Monday, July 15, 2024

Military Hospital Superintendent bemoans high diabetes prevalence

The Hospital Superintendent at the Military Health Services 2nd Brigade Commander in Francistown, L.t Colonel Boipuso Onkabetse has raised fears over the high prevalence of diabetes in the country.

He expressed concern that this prevalence in Botswana stood at 5.8 percent a situation which is worrisome given the country’s small population. He was speaking during the World Diabetes Day commemoration held in Francistown on Monday.

“In a population of a little over 2 million this prevalence rate is significant. However quite a large number of our population (77.5 percent) aged between 15 years and 16 years do not know whether they have diabetes or not because they have never measured their blood sugar level,” he said.

He said it is disheartening to note that for the vast majority, the basics of daily diabetes management are still beyond reach especially for the people living in low and middle income countries Botswana included. L.t Colonel Onkabetse also said the diabetes epidemic and its existing health disparities need to be urgently addressed and overcome so that people living with diabetes get access to early care. He said people around the world need access to medicine, innovative technologies, education, support and care to manage their diabetes every day.

“Looking at the innovation brought to the market over the past decades, it shows that the diabetic epidemic cannot be solved by just one single player. It takes a network of strong partners working together to address the existing challenges and alleviate the individual and societal burden of this disease,” he said.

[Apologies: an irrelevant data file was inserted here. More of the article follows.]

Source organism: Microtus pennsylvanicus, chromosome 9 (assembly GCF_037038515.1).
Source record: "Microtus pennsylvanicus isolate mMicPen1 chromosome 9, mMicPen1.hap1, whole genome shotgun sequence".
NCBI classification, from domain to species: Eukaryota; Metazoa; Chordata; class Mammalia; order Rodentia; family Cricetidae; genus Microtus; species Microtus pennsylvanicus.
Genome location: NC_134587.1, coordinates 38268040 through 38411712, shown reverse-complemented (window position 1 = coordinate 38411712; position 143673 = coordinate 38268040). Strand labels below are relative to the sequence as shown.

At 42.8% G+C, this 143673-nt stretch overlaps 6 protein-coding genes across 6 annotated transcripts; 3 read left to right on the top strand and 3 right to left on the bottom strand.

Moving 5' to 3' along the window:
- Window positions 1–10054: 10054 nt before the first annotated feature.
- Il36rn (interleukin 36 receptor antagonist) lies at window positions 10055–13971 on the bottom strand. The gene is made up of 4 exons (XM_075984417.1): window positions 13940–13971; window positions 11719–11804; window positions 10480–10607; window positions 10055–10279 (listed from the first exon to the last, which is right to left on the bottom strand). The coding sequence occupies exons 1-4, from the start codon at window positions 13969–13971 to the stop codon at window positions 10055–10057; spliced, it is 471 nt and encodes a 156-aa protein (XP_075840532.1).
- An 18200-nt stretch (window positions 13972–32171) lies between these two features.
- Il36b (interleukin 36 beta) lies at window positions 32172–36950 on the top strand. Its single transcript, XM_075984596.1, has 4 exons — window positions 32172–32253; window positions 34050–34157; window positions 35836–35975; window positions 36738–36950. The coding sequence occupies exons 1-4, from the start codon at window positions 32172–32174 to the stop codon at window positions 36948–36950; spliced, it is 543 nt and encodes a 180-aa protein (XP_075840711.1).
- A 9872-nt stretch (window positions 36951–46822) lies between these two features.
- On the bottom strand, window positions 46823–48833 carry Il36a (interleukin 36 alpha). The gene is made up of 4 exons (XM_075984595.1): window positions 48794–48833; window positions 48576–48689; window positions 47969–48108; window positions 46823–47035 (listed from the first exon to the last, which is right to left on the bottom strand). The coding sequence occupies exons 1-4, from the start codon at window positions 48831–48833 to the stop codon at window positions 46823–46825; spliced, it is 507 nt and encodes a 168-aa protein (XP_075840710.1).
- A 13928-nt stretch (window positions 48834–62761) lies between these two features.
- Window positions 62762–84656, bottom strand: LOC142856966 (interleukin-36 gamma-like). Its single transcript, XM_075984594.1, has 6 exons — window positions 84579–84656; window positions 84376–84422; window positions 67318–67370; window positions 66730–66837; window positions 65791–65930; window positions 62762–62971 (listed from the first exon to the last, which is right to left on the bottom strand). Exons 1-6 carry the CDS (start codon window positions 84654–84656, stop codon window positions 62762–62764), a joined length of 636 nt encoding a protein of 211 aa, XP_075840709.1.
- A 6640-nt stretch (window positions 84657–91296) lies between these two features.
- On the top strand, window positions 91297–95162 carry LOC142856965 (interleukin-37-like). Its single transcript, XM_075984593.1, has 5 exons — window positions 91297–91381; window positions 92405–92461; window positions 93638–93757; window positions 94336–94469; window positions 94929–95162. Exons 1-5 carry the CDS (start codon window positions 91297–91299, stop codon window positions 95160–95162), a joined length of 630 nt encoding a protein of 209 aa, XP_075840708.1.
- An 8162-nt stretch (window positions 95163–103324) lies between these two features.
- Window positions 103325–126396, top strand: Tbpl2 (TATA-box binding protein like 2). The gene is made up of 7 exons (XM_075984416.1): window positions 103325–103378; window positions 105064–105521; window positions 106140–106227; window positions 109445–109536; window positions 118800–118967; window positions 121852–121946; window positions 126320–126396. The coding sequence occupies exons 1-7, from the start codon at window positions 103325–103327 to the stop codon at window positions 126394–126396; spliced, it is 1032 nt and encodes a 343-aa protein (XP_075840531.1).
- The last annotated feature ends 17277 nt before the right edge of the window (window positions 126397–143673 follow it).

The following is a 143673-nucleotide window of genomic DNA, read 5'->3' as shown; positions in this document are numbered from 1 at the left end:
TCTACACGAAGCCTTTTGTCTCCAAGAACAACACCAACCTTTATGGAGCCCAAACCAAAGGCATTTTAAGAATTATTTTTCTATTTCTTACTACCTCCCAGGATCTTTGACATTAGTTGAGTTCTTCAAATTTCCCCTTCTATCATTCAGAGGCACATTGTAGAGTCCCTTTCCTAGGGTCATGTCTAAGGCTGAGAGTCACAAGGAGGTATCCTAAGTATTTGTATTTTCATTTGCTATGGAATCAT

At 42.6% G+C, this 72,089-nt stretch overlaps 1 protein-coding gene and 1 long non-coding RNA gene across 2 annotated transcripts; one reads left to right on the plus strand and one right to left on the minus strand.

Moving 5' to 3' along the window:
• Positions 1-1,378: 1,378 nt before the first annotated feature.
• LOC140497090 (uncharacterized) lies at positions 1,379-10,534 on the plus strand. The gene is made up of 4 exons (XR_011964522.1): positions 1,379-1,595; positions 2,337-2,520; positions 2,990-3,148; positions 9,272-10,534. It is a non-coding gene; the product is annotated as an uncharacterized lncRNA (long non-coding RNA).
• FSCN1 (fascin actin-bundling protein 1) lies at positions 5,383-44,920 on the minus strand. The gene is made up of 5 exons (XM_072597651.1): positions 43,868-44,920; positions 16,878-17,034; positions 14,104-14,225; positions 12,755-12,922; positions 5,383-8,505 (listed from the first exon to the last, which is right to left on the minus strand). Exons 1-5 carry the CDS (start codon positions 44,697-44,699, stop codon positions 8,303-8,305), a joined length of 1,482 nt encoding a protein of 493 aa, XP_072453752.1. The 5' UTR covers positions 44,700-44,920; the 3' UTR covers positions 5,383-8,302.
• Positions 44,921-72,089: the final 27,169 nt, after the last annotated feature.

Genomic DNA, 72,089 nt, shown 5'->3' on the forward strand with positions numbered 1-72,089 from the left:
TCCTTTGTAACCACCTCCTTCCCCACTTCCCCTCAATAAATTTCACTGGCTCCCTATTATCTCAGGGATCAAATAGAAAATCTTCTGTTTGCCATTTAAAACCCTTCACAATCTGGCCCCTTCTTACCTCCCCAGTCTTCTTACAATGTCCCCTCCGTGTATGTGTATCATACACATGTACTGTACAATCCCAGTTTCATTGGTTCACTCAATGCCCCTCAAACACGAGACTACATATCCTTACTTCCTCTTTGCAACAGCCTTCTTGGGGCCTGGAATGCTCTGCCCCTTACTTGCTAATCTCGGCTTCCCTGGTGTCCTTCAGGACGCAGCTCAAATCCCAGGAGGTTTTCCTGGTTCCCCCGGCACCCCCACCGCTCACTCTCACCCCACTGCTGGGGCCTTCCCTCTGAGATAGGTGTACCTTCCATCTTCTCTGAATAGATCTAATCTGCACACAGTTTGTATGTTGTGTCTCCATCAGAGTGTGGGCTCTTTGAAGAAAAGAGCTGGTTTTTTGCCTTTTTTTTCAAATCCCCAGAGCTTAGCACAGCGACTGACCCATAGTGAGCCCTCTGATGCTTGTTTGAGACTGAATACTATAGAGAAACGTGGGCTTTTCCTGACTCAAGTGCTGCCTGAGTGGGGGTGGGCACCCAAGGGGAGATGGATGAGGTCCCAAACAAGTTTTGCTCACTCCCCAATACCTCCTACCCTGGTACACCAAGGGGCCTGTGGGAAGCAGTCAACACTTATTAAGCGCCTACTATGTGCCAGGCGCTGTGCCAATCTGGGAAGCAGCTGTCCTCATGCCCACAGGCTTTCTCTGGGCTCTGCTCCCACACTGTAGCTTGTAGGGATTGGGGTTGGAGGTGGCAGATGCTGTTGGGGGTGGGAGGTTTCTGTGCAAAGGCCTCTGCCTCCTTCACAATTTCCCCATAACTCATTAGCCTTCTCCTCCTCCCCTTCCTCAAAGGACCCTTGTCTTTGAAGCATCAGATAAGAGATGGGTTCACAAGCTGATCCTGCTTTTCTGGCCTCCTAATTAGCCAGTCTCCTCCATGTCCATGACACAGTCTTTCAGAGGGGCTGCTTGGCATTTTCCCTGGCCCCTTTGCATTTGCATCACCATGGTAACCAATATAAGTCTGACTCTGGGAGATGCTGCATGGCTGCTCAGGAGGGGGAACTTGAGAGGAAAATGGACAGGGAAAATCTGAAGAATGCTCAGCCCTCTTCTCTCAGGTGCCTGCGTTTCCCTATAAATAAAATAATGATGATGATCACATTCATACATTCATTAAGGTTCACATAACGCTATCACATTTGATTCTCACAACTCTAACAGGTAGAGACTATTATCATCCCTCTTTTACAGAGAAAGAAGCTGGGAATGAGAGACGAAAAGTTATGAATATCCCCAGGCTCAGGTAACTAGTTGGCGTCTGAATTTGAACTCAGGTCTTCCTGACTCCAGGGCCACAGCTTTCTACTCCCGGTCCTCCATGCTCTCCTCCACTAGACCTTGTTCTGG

L.t Colonel Onkabetse said assistance is needed in all areas; be it funding, capacity of the healthcare system, awareness diagnosis and treatment capacities. He reminded the participants that the World Health Organization member states have supported the creation of global targets for diabetes as part of the recommendations to strengthen and monitor diabetes response within national non-communicable disease programs.

“Some of these global targets are that: 80 percent of people living with diabetes are diagnosed, 80 percent have good control of sugar levels and 80 percent of people diagnosed have good control of blood pressure,” he said.

He said it is unacceptable that a century since the discovery of insulin many people still cannot access this essential and life saving medicine. He however said the Botswana government like many other governments globally has taken a deliberate action to maximize  efforts to educate  its people on this debilitating disease. He said the focus in on prevention and early detection.


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